Randy visited us in 2012 offering a great class on composition and design. Here are some notes from that day …
CAMERA ARTISTRY – RANDY JAY BRAUN
Seven Principles and Seven Elements of a Great Landscape Photograph
There are seven principles of design: Contrast, Emphasis, Balance, Unity, Pattern, Movement, and Rhythm
- Contrast: Not referring to shades of dark to light which photographers are used to. Contrast should exist between elements of a photograph in such a way that they are combined. Contrasts can be shapes, colors, textures, or even ideologies. Example: a rock and a tree side by side.
- Emphasis: When one element, or group of elements in the image has greater emphasis than others
- Balance: An overall pattern of elements in your photograph than compliment one another harmoniously
- Unity: When one element unites with the next element and makes it whole. Example: Low clouds resting on a mountain top
- Pattern: Easily found and used. Example: Cracked mud on the desert ground. The human eye picks up on patterns easily. Furthermore, a broken or interrupted pattern is on of the “holly grails” of photography
- Movement: Suggest some movement with motion blur. Implied motion. Or, alternatively, freeze something in the air. A water drop about ready to go “blop”. Create motion in camera or computer.
- Rhythm: Like a pattern, but it has a certain beat or flow. Rhythm is a challenge to find and place in photos.
There are seven elements to design which help each principle work. While the seven principles might seam unfamiliar to you as a photographer, the seven elements of design should sound quite familiar. They are:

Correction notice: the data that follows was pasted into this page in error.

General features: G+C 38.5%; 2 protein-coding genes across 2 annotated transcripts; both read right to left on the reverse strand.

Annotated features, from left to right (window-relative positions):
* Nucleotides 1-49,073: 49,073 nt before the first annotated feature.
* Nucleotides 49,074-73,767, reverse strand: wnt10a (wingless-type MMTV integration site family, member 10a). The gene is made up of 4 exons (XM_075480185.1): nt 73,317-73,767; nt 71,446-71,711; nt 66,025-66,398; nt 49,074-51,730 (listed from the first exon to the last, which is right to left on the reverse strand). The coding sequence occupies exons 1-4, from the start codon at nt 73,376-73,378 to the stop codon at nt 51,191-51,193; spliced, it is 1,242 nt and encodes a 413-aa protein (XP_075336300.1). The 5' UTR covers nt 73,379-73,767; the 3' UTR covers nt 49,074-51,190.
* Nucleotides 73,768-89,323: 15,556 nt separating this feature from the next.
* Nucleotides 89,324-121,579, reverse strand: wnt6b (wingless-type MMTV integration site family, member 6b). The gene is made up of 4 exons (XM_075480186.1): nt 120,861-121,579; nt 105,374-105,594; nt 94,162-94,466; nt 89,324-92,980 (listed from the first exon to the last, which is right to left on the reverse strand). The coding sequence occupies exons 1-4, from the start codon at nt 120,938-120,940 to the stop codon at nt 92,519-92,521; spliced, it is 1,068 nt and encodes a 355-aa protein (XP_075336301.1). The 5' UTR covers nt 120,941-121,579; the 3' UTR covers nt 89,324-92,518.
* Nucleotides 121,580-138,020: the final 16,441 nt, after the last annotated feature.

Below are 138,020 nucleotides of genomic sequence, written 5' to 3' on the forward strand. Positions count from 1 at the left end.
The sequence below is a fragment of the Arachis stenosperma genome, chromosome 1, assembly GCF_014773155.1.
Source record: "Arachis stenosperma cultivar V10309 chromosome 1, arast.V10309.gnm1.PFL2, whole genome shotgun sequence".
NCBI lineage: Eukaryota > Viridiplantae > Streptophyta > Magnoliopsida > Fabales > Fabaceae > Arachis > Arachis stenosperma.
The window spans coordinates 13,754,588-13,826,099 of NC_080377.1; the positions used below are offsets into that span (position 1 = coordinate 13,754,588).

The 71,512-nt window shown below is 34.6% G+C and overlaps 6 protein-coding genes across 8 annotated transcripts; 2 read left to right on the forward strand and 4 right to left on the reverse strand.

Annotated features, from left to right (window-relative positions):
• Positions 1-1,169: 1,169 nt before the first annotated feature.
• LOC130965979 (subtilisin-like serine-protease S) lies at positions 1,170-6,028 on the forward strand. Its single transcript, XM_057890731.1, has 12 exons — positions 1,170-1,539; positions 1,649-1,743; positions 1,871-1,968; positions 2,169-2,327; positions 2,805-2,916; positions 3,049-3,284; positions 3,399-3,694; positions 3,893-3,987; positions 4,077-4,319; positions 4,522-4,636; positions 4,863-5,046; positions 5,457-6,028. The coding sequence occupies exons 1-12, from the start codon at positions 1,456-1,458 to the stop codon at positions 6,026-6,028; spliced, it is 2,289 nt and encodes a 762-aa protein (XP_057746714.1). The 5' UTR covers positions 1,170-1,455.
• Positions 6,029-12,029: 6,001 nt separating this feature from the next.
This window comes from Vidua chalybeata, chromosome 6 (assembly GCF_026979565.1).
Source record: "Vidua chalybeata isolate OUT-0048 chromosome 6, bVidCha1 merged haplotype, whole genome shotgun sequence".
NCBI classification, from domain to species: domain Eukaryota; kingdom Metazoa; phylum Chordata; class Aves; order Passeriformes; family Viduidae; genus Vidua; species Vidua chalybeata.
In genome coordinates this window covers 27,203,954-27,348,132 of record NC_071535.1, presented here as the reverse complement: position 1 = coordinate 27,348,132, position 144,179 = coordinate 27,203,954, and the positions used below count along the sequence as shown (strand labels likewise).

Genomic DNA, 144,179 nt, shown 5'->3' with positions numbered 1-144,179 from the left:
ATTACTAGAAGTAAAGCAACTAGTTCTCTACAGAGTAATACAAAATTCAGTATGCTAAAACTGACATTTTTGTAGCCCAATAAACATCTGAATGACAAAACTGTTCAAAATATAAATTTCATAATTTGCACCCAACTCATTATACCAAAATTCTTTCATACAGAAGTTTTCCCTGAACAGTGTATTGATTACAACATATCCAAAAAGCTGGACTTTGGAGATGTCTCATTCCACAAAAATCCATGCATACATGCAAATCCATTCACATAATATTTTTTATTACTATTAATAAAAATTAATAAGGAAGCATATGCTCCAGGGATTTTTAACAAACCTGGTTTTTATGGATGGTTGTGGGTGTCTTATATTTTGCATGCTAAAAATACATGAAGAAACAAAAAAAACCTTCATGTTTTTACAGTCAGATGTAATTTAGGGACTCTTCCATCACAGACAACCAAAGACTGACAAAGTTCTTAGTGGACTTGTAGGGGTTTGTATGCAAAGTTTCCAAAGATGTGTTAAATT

- Color: Powerful enough to lead the viewer’s eye around the image and evoke an emotion
- Value: The lightness or darkness of a particular color (do not confuse with hue). This will be handled in most cases on the computer
- Texture: It is everywhere. The direction and quality of light can make a texture jump off the page!
- Shape: Refers to your main subject being an element with attractive or intriguing shape
- Form: The organization of different shapes so that they look pleasing, or contrasting as a group.
- Space: Use “empty space” to give the viewer’s eye an emotional rest, or a comfort area. If a photo looks too “busy”, there is not enough “space”
- Line: Lines define the direction of your photograph. The eyes will grab on and follow lines. Use them wisely because they can hurt an image as well.
As you set up your shot, remember that Landscape Photography is not about “Composition” (Rule of Thirds), but rather is about powerful “Design Principles”
Have fun and let creativity flow naturally. Keep these principles and elements on design in mind, but never try to force your art to meat all these criteria.
-Randy Jay Braun
Based on a lecture by Moose Peterson, 2010
(Click on the link below to download a PDF of this great guide !)